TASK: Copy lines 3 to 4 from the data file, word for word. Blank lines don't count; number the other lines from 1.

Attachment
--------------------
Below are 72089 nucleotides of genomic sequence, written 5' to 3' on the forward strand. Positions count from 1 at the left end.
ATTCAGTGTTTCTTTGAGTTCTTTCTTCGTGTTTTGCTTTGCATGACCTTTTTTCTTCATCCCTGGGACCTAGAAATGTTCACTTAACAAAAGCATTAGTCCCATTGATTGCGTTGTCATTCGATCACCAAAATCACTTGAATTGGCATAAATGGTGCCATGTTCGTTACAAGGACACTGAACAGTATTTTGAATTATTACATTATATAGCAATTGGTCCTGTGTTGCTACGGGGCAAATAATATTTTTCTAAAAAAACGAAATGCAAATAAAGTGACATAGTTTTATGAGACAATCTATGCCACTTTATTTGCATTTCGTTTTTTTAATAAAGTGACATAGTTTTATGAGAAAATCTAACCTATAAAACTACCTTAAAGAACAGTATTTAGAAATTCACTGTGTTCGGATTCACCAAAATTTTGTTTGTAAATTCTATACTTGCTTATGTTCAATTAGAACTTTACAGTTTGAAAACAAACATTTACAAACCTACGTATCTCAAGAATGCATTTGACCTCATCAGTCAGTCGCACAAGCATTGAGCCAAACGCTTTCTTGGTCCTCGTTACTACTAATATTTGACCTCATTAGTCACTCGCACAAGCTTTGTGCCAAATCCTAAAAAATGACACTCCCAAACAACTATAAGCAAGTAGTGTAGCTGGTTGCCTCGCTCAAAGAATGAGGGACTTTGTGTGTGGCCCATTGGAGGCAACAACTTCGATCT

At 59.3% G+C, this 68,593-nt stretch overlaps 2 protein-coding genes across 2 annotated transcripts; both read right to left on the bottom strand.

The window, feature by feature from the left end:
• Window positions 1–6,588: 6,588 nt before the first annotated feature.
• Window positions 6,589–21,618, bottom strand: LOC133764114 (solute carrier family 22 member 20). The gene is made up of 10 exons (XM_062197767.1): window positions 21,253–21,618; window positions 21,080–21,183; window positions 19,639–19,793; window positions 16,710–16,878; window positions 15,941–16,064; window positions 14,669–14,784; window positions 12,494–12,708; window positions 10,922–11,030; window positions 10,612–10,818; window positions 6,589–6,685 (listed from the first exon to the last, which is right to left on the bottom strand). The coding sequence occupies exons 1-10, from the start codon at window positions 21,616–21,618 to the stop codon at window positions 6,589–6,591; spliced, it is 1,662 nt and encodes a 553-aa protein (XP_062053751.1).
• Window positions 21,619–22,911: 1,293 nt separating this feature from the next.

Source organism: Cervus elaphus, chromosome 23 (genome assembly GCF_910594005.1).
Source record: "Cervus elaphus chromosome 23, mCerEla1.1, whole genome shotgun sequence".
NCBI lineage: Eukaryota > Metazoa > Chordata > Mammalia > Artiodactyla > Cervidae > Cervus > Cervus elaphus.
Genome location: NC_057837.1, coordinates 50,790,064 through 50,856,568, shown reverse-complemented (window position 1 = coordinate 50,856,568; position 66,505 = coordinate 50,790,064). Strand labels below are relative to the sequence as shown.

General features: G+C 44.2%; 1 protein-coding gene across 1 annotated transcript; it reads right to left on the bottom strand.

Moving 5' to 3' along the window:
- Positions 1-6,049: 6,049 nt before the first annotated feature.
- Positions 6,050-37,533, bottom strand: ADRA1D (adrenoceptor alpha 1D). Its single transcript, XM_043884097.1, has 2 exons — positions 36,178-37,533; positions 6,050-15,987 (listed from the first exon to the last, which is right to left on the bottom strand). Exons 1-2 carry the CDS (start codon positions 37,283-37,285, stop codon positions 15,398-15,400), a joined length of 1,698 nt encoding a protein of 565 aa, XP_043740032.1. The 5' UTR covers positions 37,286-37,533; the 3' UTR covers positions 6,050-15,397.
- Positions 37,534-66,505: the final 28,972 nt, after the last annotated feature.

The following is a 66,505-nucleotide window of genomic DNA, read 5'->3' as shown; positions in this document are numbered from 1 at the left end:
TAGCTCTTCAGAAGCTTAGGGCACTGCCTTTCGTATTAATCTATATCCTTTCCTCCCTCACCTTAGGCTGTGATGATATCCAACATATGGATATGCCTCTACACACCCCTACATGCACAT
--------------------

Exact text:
At 59.3% G+C, this 68,593-nt stretch overlaps 2 protein-coding genes across 2 annotated transcripts; both read right to left on the bottom strand.

The window, feature by feature from the left end: